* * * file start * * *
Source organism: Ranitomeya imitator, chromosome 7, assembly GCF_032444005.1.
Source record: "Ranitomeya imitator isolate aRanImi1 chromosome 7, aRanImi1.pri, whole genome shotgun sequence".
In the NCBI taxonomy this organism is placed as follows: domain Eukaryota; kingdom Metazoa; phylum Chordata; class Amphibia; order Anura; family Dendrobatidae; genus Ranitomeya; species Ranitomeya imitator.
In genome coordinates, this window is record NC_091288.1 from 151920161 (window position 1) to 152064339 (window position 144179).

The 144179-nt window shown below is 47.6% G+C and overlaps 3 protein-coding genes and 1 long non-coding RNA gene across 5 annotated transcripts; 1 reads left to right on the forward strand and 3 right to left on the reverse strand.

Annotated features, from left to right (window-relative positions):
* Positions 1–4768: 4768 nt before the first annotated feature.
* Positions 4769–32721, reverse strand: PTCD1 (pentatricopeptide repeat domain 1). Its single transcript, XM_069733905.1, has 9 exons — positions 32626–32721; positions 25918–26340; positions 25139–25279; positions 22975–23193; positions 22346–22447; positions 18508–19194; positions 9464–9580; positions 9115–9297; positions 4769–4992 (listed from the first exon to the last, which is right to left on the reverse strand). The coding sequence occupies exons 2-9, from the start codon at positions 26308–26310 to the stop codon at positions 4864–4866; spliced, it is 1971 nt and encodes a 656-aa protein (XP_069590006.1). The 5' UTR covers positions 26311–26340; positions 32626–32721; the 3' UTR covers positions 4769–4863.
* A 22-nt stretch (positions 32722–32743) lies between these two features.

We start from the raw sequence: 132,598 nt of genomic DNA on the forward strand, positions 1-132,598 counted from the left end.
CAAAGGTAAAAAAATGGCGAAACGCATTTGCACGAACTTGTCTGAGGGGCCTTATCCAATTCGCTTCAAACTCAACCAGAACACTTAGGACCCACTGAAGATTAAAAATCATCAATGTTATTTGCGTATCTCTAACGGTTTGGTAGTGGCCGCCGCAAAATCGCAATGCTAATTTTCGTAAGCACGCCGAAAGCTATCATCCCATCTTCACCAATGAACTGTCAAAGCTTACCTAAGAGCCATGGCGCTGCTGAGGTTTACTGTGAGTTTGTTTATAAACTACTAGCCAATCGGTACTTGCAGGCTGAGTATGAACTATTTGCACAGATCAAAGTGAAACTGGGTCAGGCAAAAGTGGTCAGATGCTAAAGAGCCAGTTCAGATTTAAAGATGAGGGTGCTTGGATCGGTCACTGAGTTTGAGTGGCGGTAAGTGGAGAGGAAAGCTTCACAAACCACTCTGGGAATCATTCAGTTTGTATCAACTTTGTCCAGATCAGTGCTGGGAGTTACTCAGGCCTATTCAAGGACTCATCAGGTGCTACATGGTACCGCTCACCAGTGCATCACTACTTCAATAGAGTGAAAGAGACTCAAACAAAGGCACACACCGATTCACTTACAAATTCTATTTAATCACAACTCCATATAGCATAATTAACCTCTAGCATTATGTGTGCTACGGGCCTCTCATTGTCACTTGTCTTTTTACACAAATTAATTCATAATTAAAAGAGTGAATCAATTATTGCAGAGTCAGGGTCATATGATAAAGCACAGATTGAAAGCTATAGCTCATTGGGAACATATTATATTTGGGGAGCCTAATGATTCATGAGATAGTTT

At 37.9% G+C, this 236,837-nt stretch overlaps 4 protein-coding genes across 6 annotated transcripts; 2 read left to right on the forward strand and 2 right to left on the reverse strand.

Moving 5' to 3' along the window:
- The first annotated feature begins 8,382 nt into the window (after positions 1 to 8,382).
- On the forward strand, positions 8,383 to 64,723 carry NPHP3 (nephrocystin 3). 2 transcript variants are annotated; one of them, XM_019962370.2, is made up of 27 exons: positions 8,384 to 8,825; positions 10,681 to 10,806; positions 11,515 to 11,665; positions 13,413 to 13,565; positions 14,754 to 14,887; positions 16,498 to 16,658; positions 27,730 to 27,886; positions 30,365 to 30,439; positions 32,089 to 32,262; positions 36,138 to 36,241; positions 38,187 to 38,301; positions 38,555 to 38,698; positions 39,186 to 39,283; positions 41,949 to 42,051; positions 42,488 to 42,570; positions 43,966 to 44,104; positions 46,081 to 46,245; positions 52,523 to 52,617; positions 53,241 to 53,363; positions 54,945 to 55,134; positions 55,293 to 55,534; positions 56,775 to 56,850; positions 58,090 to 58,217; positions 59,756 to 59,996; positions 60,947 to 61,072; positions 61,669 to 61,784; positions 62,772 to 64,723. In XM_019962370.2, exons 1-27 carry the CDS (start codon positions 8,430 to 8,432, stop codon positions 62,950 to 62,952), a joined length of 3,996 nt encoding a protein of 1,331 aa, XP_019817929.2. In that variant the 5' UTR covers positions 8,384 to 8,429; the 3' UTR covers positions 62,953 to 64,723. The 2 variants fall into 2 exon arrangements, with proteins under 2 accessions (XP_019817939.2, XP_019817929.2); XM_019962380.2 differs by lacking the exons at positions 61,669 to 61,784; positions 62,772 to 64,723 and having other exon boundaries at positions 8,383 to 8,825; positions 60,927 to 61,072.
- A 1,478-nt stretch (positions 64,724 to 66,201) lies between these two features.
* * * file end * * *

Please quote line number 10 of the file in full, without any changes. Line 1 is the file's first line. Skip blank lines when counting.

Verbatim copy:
We start from the raw sequence: 132,598 nt of genomic DNA on the forward strand, positions 1-132,598 counted from the left end.